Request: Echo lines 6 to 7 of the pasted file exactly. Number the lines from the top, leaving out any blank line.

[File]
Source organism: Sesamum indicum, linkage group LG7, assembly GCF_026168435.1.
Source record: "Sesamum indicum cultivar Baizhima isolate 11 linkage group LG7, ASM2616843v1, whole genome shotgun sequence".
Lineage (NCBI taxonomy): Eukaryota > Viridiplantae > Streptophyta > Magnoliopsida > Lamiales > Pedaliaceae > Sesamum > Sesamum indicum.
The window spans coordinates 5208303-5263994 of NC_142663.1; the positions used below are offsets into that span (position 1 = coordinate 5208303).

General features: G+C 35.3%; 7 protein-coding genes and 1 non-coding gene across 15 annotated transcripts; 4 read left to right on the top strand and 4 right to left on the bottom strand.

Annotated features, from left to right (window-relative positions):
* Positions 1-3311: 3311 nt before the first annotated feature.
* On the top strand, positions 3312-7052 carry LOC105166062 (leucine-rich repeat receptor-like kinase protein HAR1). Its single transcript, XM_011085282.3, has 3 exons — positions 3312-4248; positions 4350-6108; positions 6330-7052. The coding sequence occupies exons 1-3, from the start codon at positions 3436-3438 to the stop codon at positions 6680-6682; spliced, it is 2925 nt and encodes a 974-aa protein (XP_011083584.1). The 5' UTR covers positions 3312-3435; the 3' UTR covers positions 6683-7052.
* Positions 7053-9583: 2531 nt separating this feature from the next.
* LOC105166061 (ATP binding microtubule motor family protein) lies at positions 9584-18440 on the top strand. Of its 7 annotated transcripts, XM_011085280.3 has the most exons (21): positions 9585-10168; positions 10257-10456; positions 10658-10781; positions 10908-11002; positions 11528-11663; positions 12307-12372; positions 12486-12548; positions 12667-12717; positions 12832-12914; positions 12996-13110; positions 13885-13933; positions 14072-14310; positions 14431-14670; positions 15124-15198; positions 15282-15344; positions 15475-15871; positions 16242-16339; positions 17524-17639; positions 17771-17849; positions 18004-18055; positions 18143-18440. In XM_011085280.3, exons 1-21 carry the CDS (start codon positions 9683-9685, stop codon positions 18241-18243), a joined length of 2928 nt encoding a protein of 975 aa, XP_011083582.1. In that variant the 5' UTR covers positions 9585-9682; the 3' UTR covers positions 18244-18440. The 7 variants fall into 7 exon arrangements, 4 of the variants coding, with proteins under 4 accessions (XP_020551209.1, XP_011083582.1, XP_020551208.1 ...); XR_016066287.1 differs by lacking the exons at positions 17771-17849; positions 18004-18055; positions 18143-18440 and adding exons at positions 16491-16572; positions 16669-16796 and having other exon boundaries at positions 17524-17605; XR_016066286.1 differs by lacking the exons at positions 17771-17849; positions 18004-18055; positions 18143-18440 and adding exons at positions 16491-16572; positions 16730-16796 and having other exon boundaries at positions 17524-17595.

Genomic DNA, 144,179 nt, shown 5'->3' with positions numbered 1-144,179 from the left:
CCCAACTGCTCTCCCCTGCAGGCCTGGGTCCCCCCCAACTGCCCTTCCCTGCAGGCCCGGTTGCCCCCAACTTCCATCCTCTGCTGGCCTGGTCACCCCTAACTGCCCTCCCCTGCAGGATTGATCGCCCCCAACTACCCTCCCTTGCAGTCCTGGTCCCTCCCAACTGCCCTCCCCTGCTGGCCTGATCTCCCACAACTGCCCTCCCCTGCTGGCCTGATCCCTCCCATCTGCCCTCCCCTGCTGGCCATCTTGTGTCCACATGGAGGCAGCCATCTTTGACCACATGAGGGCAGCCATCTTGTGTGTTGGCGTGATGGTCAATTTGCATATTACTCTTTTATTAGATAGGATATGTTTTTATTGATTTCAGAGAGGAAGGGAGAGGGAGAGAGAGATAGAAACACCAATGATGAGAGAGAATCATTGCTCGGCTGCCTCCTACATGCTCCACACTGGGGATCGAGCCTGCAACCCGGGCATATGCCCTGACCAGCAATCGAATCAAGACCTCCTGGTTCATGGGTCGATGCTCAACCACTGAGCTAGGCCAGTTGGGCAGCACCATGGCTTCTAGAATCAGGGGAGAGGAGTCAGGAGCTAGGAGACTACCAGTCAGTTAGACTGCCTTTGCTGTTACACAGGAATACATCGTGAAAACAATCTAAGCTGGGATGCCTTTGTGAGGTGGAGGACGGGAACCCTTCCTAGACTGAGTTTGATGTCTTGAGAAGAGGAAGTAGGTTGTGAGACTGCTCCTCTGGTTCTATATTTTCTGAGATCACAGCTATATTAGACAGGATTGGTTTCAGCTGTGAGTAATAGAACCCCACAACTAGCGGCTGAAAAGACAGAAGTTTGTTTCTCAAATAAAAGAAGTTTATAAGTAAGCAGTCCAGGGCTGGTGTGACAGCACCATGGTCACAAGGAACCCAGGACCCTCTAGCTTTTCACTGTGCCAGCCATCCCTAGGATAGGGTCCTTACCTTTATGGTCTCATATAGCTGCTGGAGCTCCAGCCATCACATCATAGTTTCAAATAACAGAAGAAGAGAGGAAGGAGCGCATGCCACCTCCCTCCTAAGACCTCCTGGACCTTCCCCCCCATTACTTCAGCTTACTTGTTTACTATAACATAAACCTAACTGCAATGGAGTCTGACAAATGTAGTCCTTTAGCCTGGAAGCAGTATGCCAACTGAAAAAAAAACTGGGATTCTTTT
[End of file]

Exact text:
Annotated features, from left to right (window-relative positions):
* Positions 1-3311: 3311 nt before the first annotated feature.